This role of social media as a replacement for news media was recently brought to light in December of last year when Mark Zuckerberg first tried to deny, and then eventually admitted, that Facebook is a media company.
So to answer the original question, I think social media is bad for the news industry in that it is replacing it. I am hopeful that it is a net positive for us, because national and international discourse can, theoretically, be more direct. We’ll just have to wait and see how well the programmers can solve their distribution problems and with how much integrity the large social media companies can operate.
What do you see as the biggest issues related to Korean media? Can Korean news media reach out beyond Korea and embrace a larger audience? Would there be any incentive for that?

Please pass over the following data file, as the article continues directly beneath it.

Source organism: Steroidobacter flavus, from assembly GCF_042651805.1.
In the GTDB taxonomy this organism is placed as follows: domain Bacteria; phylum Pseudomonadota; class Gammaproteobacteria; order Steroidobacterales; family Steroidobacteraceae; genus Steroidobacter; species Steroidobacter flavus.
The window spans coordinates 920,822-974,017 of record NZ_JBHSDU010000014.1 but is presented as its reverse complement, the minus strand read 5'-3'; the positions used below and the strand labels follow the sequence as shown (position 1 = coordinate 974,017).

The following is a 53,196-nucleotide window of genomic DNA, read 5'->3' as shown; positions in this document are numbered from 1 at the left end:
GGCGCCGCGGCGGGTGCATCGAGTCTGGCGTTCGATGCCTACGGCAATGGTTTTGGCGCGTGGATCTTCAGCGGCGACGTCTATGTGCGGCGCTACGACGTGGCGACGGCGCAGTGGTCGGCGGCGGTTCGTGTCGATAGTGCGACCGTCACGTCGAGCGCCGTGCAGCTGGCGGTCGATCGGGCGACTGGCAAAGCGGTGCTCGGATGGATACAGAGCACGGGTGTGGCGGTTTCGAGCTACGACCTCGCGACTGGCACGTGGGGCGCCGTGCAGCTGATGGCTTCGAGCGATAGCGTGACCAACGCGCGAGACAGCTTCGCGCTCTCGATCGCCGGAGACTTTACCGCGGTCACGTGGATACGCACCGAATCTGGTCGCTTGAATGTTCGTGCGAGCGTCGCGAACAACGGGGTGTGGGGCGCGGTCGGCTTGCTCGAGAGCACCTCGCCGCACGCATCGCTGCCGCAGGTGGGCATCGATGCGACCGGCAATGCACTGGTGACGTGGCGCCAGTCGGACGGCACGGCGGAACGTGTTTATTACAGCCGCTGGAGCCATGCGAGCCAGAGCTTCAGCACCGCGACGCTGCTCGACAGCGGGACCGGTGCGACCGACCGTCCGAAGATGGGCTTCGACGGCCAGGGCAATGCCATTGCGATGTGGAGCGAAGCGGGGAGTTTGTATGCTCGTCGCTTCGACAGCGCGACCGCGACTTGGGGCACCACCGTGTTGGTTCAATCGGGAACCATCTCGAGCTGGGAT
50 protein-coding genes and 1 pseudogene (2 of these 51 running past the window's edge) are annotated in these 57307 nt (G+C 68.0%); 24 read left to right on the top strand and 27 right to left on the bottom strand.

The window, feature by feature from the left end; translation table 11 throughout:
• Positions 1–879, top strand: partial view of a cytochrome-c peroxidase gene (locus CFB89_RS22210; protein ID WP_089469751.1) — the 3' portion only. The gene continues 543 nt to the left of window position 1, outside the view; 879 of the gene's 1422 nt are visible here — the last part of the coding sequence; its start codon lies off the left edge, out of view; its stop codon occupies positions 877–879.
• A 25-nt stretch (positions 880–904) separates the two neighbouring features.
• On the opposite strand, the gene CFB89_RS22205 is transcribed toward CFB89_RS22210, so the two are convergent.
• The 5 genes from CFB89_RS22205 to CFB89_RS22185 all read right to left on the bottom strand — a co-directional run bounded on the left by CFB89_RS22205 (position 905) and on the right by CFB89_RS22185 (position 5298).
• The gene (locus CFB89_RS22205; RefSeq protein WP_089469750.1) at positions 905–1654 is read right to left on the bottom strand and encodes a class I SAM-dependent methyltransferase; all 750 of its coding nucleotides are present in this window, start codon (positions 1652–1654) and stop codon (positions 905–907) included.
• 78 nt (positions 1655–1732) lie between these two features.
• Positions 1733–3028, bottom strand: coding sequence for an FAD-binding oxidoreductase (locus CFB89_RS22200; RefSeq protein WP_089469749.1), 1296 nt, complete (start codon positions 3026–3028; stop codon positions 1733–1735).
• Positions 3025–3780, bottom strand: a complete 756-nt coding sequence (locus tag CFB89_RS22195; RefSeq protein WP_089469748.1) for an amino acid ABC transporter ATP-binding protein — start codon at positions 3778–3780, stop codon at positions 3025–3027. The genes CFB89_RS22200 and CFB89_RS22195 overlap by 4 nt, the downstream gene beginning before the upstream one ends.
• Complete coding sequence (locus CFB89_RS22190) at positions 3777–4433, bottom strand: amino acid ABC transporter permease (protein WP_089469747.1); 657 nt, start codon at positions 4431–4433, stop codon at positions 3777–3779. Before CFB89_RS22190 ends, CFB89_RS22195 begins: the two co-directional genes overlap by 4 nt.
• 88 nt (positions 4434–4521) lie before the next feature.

There are three big issues that I see plaguing Korean media. Unfortunately, it exists in a unique ecosystem that often hinders it from doing its presumed job, which is to pass on accurate information. First, a long-standing defamation law makes it possible to hold someone legally liable and even bring criminal charges against them for a true statement if it hurts someone’s reputation. This paralyzes news media in Korea.
Furthermore, there is a long-standing tradition in Korean news media of not identifying sources. Spend enough time reading Korea-written news and you will soon begin to recognize the common phrase “said an official source who declined to be identified.” I have personally gotten into arguments about whether or not to publish the names of sources even though they didn’t live in Korea, even though they gave their permission, even though the entire conversation was documented via email. It put my publisher on edge to even consider putting someone’s name next to a quote from them in an article.